2. Place all of the bonus materials you would like to include inside of the Extras folder.
  3. In the Notes field, add a short explanation of what's included in the Extras folder.
  4. In Flashpoint Core, press the "Add Extras" button at the bottom of the curation and type gamename into the "Extras Folder" field. For example, if the title of the game was Tokyo Guinea Pop, you would type tokyoguineapop. Do not edit the "Heading" field!

If you're not using the Curate tab of Flashpoint Core, you can manually add Extras to your meta file. In the Additional Applications field, add an Extras sub-field like this: Extras: gamename.

For example, here is the Additional Applications field of a game called Tokyo Guinea Pop. The curation's Extras folder contains unlockable items from the game's original website.

Additional Applications:
    Extras: tokyoguineapop

When the above curation is imported into Flashpoint, the curation's Extras folder will be renamed to tokyoguineapop and placed in Flashpoint's main Extras folder.

Note that you can only have one Extras folder per curation.

Alternates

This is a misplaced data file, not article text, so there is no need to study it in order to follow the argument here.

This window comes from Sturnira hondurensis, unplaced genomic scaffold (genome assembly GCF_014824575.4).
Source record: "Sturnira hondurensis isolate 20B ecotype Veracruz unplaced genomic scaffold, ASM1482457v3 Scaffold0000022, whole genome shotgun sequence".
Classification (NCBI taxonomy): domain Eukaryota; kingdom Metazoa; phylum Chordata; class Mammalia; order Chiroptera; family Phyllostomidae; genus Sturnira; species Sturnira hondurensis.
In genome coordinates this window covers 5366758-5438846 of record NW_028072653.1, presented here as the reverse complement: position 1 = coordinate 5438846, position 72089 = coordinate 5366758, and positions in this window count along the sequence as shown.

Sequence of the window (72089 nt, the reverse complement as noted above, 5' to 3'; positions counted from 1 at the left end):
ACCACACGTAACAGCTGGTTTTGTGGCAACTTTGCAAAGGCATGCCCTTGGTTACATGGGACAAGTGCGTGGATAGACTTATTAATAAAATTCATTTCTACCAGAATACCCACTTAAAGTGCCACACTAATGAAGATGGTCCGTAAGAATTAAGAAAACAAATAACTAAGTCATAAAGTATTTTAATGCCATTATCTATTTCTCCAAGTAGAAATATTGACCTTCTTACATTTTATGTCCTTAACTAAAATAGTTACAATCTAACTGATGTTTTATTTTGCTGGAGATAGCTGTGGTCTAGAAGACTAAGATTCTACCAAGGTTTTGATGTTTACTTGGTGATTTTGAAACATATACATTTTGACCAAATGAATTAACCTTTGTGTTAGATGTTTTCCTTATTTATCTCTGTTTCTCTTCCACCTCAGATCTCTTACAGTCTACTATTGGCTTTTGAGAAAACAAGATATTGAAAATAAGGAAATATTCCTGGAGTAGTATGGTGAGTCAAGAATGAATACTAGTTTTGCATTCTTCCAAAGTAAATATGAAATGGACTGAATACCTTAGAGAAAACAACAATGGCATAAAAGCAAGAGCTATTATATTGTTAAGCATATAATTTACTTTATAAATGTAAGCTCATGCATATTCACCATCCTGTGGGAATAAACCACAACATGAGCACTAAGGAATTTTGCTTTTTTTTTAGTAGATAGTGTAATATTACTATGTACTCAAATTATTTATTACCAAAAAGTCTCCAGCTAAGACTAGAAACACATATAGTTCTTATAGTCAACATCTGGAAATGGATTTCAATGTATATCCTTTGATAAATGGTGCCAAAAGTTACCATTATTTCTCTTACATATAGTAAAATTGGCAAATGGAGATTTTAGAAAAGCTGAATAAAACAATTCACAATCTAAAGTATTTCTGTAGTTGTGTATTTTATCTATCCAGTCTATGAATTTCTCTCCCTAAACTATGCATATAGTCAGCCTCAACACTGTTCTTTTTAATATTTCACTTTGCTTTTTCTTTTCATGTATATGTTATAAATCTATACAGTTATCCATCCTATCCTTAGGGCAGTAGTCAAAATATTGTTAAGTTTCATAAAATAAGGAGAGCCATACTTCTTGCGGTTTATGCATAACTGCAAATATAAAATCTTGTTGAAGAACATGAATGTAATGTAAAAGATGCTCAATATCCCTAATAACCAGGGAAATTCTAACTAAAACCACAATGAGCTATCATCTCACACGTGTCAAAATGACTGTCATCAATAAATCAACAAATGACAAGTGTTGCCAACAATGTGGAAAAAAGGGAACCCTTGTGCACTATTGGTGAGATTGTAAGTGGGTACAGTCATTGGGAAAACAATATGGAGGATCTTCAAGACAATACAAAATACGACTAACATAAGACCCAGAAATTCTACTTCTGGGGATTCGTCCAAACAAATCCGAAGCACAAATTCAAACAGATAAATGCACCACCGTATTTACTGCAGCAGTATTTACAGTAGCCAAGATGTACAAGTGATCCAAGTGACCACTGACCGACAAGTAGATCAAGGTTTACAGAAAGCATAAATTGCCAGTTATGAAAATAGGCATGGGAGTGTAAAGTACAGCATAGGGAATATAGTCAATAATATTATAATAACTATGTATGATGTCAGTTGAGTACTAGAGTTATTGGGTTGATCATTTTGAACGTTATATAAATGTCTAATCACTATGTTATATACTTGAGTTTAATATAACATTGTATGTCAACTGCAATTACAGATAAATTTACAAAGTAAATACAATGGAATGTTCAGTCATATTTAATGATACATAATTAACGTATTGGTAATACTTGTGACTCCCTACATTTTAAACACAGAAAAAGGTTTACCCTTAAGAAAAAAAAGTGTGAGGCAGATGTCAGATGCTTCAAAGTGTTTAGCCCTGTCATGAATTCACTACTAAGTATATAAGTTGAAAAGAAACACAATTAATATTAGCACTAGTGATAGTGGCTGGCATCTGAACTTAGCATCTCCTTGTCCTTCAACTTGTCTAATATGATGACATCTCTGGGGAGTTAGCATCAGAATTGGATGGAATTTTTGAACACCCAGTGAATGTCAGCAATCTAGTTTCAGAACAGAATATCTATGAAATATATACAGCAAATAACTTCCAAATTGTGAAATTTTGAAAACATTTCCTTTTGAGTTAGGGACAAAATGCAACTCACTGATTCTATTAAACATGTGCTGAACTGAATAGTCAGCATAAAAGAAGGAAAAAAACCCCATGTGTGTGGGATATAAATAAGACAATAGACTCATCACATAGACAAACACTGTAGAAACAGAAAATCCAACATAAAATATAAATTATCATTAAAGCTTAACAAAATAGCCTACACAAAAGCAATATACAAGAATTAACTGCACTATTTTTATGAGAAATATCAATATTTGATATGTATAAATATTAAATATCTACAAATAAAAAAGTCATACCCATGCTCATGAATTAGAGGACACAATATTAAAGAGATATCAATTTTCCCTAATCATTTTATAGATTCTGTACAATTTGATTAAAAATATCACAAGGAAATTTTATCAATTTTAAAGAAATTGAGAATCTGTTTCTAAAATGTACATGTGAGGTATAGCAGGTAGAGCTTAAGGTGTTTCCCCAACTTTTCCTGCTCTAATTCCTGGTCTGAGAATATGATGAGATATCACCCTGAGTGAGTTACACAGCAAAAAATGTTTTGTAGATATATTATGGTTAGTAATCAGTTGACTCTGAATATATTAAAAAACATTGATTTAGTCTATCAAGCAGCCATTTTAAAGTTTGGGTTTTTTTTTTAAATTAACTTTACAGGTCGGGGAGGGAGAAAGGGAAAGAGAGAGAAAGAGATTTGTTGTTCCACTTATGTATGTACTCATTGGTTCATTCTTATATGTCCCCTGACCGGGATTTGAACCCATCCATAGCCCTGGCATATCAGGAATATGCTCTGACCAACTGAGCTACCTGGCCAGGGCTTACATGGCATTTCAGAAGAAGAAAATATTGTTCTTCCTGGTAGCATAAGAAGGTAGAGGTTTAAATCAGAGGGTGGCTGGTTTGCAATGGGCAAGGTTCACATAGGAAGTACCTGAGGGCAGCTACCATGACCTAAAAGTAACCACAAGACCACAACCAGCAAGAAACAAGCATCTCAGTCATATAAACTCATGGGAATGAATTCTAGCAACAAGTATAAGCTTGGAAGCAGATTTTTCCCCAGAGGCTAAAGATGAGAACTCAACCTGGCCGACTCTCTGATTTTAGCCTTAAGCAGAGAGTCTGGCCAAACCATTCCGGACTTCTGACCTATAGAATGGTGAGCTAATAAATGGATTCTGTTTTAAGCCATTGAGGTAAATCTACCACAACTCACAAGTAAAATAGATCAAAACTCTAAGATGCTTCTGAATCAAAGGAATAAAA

Alternates allow you to add alternate versions of a game into the same curation. This is commonly used to add older versions of a game, alternate languages of a game, or hacked versions from sites like Arcade Prehacks. Note that all of the files required to run an Alternate should be included in the content folder of your curation, along with the files for the main version.

If you're using the Curate tab of Flashpoint Core, you can use the "New App" button at the bottom of the curation to add alternates. Provide a short name for the alternate version in the "Heading" field. For example, you might say Hacked Version or Version 0.5b. Be sure to fill out the Application Path and Launch Command fields, then test the alternate thoroughly.

You can also manually add an alternate to your meta file under the Additional Applications field. For example, the curation of a game called Drop 3 includes a hacked version. Here is the Additional Applications field of this curation:

Additional Applications:
    Hacked Version:
        Application Path: FPSoftware\Flash\flashplayer_32_sa.exe
        Launch Command: http://www.irregulargames.com/drop3/drop3-hacked.swf